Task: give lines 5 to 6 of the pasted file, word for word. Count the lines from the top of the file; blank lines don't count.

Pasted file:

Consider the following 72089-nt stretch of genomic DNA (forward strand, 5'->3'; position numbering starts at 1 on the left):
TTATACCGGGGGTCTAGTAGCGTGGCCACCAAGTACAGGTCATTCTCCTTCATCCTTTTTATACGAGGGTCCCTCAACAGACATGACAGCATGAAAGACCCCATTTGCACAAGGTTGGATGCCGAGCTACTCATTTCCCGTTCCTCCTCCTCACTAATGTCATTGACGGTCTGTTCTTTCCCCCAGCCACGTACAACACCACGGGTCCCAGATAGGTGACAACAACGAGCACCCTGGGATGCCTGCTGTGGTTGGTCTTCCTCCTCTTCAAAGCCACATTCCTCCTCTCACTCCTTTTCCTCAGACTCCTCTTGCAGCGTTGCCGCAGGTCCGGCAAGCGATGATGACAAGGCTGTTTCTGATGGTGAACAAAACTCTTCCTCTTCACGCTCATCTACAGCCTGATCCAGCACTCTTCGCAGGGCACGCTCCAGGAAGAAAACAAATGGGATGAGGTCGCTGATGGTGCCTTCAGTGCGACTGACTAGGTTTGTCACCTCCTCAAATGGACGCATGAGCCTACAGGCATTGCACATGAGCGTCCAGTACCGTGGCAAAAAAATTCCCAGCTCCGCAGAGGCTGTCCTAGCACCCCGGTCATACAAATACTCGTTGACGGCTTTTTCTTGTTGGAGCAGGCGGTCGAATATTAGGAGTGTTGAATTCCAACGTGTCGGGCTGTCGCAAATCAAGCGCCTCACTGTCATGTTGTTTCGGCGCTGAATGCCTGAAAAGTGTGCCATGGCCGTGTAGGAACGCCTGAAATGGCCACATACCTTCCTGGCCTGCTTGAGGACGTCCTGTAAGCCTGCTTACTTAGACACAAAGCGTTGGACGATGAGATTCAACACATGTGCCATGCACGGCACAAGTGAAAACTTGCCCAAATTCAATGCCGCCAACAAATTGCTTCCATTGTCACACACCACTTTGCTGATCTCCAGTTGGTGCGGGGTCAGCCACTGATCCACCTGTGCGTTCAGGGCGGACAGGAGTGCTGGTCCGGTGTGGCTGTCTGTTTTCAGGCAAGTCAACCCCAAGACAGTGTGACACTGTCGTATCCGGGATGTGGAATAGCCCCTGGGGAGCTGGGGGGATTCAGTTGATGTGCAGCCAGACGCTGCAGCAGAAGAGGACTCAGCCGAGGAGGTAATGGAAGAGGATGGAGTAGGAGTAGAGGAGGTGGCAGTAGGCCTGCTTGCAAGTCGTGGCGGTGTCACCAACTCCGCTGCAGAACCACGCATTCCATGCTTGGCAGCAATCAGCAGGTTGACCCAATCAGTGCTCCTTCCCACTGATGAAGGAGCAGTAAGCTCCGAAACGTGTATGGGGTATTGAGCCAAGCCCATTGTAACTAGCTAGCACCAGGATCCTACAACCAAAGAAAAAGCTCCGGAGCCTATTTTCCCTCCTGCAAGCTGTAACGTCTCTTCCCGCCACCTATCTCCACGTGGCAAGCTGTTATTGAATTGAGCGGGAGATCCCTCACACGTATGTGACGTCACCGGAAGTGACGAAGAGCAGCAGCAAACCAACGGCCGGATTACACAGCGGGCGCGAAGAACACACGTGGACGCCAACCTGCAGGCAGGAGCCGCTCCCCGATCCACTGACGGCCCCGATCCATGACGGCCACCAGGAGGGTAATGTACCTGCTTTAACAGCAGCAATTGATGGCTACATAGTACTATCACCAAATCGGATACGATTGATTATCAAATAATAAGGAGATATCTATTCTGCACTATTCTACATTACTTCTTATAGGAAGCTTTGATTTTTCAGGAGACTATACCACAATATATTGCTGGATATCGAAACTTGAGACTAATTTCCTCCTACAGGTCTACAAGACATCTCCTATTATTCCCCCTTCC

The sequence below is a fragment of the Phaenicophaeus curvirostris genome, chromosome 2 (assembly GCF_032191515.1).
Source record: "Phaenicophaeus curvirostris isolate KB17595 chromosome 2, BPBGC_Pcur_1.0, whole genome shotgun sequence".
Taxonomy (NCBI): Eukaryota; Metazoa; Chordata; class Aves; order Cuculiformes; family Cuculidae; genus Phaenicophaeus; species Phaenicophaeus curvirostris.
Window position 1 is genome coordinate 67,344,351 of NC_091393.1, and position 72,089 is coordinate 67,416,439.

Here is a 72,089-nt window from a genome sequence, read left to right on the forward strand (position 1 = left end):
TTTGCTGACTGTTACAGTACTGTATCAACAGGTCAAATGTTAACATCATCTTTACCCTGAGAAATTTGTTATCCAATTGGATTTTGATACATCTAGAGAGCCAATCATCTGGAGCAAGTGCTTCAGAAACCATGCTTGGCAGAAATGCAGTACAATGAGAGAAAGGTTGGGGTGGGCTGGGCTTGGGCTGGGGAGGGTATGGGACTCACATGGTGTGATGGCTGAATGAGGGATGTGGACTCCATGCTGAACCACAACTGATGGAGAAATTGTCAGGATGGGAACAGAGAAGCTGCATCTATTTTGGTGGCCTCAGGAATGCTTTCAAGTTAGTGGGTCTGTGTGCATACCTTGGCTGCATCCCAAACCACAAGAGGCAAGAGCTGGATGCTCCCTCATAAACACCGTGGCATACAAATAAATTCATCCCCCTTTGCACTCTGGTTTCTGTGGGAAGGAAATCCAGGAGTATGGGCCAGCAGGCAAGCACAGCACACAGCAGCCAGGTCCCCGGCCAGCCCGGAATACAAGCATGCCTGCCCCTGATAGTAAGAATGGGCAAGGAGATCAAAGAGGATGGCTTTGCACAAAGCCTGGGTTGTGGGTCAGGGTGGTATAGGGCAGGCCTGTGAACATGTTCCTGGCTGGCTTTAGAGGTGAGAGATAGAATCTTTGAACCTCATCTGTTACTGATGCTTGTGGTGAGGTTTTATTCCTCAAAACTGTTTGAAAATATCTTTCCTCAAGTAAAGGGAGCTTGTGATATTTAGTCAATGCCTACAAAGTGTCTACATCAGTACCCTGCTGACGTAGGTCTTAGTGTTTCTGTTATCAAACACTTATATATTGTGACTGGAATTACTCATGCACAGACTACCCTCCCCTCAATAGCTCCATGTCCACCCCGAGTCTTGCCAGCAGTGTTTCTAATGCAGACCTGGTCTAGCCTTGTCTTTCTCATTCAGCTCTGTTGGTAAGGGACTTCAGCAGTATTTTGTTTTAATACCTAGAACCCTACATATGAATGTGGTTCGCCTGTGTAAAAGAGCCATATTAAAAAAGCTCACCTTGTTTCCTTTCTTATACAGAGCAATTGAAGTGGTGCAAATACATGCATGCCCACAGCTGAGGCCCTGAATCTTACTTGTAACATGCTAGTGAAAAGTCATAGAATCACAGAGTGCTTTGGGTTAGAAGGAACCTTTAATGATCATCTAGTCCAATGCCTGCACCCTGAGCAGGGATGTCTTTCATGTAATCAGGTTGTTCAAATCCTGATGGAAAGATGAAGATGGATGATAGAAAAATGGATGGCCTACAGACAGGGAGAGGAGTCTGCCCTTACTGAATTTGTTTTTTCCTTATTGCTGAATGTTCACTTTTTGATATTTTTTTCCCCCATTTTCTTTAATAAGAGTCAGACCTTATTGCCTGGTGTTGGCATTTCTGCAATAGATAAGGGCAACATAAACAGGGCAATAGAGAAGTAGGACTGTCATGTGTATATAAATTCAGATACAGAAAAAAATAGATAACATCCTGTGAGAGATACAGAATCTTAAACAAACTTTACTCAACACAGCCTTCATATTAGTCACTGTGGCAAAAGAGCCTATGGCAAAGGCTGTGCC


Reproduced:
Taxonomy (NCBI): Eukaryota; Metazoa; Chordata; class Aves; order Cuculiformes; family Cuculidae; genus Phaenicophaeus; species Phaenicophaeus curvirostris.
Window position 1 is genome coordinate 67,344,351 of NC_091393.1, and position 72,089 is coordinate 67,416,439.